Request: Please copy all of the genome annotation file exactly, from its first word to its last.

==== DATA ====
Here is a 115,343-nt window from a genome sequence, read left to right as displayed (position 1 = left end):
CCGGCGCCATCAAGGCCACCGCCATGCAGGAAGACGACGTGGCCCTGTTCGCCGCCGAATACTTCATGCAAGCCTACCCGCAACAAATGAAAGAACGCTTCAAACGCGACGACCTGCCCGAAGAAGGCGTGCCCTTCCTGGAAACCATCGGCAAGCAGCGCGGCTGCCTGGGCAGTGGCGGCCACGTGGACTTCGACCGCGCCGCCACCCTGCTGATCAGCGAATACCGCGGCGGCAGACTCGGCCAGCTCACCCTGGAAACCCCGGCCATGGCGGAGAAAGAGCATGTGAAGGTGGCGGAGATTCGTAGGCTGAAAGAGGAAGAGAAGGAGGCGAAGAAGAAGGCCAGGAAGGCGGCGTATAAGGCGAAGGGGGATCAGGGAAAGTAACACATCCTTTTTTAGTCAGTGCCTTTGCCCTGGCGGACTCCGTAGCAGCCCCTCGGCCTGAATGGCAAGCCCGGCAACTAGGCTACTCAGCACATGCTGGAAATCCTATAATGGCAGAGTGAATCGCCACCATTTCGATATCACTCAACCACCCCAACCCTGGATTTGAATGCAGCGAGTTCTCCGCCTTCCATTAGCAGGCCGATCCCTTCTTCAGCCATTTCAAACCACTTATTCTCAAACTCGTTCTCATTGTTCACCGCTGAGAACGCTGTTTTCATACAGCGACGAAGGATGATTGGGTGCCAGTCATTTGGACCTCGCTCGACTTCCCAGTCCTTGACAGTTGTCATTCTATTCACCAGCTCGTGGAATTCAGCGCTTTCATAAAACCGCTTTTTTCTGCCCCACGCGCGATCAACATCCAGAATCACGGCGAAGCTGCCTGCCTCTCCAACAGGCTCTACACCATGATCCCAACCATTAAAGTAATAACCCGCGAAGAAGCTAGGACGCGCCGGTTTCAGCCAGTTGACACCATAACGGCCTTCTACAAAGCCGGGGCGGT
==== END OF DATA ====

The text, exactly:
Here is a 115,343-nt window from a genome sequence, read left to right as displayed (position 1 = left end):
CCGGCGCCATCAAGGCCACCGCCATGCAGGAAGACGACGTGGCCCTGTTCGCCGCCGAATACTTCATGCAAGCCTACCCGCAACAAATGAAAGAACGCTTCAAACGCGACGACCTGCCCGAAGAAGGCGTGCCCTTCCTGGAAACCATCGGCAAGCAGCGCGGCTGCCTGGGCAGTGGCGGCCACGTGGACTTCGACCGCGCCGCCACCCTGCTGATCAGCGAATACCGCGGCGGCAGACTCGGCCAGCTCACCCTGGAAACCCCGGCCATGGCGGAGAAAGAGCATGTGAAGGTGGCGGAGATTCGTAGGCTGAAAGAGGAAGAGAAGGAGGCGAAGAAGAAGGCCAGGAAGGCGGCGTATAAGGCGAAGGGGGATCAGGGAAAGTAACACATCCTTTTTTAGTCAGTGCCTTTGCCCTGGCGGACTCCGTAGCAGCCCCTCGGCCTGAATGGCAAGCCCGGCAACTAGGCTACTCAGCACATGCTGGAAATCCTATAATGGCAGAGTGAATCGCCACCATTTCGATATCACTCAACCACCCCAACCCTGGATTTGAATGCAGCGAGTTCTCCGCCTTCCATTAGCAGGCCGATCCCTTCTTCAGCCATTTCAAACCACTTATTCTCAAACTCGTTCTCATTGTTCACCGCTGAGAACGCTGTTTTCATACAGCGACGAAGGATGATTGGGTGCCAGTCATTTGGACCTCGCTCGACTTCCCAGTCCTTGACAGTTGTCATTCTATTCACCAGCTCGTGGAATTCAGCGCTTTCATAAAACCGCTTTTTTCTGCCCCACGCGCGATCAACATCCAGAATCACGGCGAAGCTGCCTGCCTCTCCAACAGGCTCTACACCATGATCCCAACCATTAAAGTAATAACCCGCGAAGAAGCTAGGACGCGCCGGTTTCAGCCAGTTGACACCATAACGGCCTTCTACAAAGCCGGGGCGGT